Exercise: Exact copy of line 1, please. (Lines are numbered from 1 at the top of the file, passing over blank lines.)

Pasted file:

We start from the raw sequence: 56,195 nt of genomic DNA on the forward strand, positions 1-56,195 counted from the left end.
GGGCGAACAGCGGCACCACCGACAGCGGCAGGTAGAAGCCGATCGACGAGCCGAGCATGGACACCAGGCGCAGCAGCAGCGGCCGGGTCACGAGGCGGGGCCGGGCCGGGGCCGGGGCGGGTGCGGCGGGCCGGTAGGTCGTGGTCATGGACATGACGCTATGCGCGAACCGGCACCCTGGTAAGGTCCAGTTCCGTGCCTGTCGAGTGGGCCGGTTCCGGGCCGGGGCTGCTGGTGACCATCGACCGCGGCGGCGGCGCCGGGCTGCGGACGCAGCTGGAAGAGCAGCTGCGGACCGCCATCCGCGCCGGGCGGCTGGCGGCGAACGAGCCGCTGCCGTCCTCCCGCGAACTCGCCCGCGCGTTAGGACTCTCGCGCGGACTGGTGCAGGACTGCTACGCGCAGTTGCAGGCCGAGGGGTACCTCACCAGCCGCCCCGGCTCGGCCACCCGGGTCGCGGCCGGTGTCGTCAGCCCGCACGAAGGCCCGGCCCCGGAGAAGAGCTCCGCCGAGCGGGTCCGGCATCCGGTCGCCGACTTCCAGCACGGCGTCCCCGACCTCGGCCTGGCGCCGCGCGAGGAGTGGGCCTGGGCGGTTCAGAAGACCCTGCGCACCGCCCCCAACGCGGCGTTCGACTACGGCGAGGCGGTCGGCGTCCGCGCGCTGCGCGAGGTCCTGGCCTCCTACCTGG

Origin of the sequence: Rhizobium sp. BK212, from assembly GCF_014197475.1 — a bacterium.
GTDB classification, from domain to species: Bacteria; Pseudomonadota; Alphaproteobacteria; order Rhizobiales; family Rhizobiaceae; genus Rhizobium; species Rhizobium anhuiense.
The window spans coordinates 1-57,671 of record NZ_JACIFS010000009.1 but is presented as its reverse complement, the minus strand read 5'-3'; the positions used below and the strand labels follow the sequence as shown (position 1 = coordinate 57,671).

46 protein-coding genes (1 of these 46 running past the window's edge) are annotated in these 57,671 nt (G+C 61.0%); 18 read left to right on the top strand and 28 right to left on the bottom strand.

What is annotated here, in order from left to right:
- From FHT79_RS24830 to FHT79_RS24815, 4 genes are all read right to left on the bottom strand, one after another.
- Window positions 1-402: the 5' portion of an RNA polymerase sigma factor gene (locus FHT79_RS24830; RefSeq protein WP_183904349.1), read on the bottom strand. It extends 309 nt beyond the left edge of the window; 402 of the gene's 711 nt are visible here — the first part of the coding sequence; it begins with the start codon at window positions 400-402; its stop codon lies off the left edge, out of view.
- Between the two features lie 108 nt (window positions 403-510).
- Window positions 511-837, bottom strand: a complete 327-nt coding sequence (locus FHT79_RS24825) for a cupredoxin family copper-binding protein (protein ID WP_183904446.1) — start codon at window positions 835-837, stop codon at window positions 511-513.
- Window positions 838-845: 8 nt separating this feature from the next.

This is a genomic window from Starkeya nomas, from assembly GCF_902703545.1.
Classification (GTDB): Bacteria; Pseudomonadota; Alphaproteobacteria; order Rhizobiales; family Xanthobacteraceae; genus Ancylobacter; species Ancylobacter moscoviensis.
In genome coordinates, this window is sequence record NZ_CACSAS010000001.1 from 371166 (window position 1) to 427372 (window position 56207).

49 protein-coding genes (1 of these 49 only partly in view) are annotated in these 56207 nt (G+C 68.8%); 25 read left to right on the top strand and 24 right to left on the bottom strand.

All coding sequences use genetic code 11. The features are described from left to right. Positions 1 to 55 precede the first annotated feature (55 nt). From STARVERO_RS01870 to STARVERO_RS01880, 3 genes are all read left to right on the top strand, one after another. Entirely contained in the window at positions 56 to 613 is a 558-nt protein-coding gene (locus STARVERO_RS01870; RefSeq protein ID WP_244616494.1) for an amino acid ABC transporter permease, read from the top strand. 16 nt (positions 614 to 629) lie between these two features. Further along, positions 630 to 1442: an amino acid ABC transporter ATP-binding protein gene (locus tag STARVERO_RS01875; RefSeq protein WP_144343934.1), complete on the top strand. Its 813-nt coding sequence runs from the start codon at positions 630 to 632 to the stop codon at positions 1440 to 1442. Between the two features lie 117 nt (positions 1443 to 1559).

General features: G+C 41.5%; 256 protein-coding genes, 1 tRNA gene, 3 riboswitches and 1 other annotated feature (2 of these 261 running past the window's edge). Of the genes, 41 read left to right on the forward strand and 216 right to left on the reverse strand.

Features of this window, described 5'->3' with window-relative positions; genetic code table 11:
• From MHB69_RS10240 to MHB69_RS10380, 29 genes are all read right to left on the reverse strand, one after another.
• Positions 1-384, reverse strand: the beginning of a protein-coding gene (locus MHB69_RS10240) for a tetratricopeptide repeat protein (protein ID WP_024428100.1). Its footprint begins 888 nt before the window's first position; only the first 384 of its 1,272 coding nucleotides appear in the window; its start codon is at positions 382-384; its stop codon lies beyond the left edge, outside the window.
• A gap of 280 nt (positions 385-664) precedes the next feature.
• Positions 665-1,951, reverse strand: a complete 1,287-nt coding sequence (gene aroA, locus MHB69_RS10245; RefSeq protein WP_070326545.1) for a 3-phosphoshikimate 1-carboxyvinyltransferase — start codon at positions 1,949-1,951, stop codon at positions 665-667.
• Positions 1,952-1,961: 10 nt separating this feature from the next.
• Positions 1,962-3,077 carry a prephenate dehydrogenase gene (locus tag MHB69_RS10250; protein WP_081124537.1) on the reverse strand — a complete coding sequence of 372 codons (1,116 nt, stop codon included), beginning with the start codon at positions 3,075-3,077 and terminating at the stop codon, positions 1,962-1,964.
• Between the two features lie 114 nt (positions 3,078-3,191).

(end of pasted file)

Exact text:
We start from the raw sequence: 56,195 nt of genomic DNA on the forward strand, positions 1-56,195 counted from the left end.